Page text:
Cadbury has pulled out of Fairtrade chocolate, the social movement whose objective is to help farmers in developing countries achieve better trading conditions. The British confectionery company has instead shifted to its own Cocoa Life scheme.

As a result, Cadbury's products such as Dairy Milk which have for about seven years had a Fairtrade chocolate stamp of approval in the front will no longer carry it. It will instead show the Cocoa Life logo. However, the Fairtrade logo will now be transferred to the back of the products' packaging as a "partner" on the ground that Fairtrade will continue to monitor Cadbury's work.

This has received criticism from many. One among them was David Marshall, founder at the Meaningful Chocolate Company, a UK Fairtrade-only producer. He was cited as saying: "We are shocked by this move. It feels like a classic Cadbury's fudge because they will have dropped Fairtrade ingredients but hope to get the Fairtrade logo on their bars of chocolate. This action will confuse the consumer and many now believe this may put the Fairtrade scheme at risk."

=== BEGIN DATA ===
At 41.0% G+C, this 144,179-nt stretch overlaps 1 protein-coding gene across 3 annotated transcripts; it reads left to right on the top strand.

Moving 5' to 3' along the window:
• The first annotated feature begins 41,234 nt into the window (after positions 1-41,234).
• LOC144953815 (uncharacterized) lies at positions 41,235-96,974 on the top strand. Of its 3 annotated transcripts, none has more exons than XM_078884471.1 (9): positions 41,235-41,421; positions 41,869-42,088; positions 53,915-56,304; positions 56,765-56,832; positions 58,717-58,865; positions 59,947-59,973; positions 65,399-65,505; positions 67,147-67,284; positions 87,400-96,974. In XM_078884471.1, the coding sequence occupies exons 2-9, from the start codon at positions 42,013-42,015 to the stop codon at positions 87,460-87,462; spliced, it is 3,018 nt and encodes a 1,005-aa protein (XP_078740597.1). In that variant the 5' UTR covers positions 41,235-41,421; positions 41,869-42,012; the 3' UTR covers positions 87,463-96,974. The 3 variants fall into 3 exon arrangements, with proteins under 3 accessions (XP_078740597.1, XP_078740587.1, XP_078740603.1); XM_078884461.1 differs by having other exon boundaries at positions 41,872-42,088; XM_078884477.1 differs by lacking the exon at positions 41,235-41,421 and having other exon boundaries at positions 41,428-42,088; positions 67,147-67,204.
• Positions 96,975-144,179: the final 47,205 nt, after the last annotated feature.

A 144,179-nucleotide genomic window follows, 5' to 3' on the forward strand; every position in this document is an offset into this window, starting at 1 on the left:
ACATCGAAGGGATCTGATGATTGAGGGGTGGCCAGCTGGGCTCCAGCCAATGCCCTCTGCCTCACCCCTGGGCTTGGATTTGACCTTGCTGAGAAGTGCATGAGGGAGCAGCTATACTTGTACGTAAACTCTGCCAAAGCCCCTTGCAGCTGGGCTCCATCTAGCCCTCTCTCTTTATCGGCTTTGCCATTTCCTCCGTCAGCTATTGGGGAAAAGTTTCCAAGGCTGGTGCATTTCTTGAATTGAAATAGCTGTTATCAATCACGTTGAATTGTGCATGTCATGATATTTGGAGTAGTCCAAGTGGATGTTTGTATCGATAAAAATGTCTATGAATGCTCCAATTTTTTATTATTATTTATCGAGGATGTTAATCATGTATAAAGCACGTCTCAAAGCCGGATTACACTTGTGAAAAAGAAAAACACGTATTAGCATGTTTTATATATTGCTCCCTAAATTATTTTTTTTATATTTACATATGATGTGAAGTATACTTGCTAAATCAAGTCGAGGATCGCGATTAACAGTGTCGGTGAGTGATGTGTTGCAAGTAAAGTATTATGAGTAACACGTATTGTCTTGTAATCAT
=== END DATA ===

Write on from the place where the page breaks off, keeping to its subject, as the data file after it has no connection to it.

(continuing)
"Many big firms resisted the Fairtrade movement for decades but have gradually started to come over. Many will be saddened that Cadbury has decided to reverse this trend," he added.

Mike Gidney, CEO of the Fairtrade Foundation, supported Cadbury's move. He said the Fairtrade logo at the back would not mislead customers. "We will be holding them to the agreement that the financial package is at least as good as the farmers would get for Fairtrade," he was quoted as saying by the Telegraph.

Mondelēz International, the American confectionery, food and beverage company, which owns Cadbury, said the move was in the right direction. It said the shift was a "ground-breaking commitment" to help more farmers than before in the developing world. It added that the move was built on its earlier work with the Fairtrade scheme.

It is said while companies are made to pay cocoa farmers at least $2,000 (£1,599) per tonne of their produce under the existing Fairtrade rules, there is no such rule under the Cocoa Life programme.

A Mondelēz spokesman said: "The partnership with Cocoa Life will ensure that farmers receive a competitive price for their cocoa, on clear terms of trade, and loyalty payments, which together with programme investments, will deliver value per farmer at least equivalent to that previously delivered by Fairtrade premiums...An increase in the quantity of sustainably sourced cocoa that Cadbury buys from farmers means that we will be able to reach more farmers."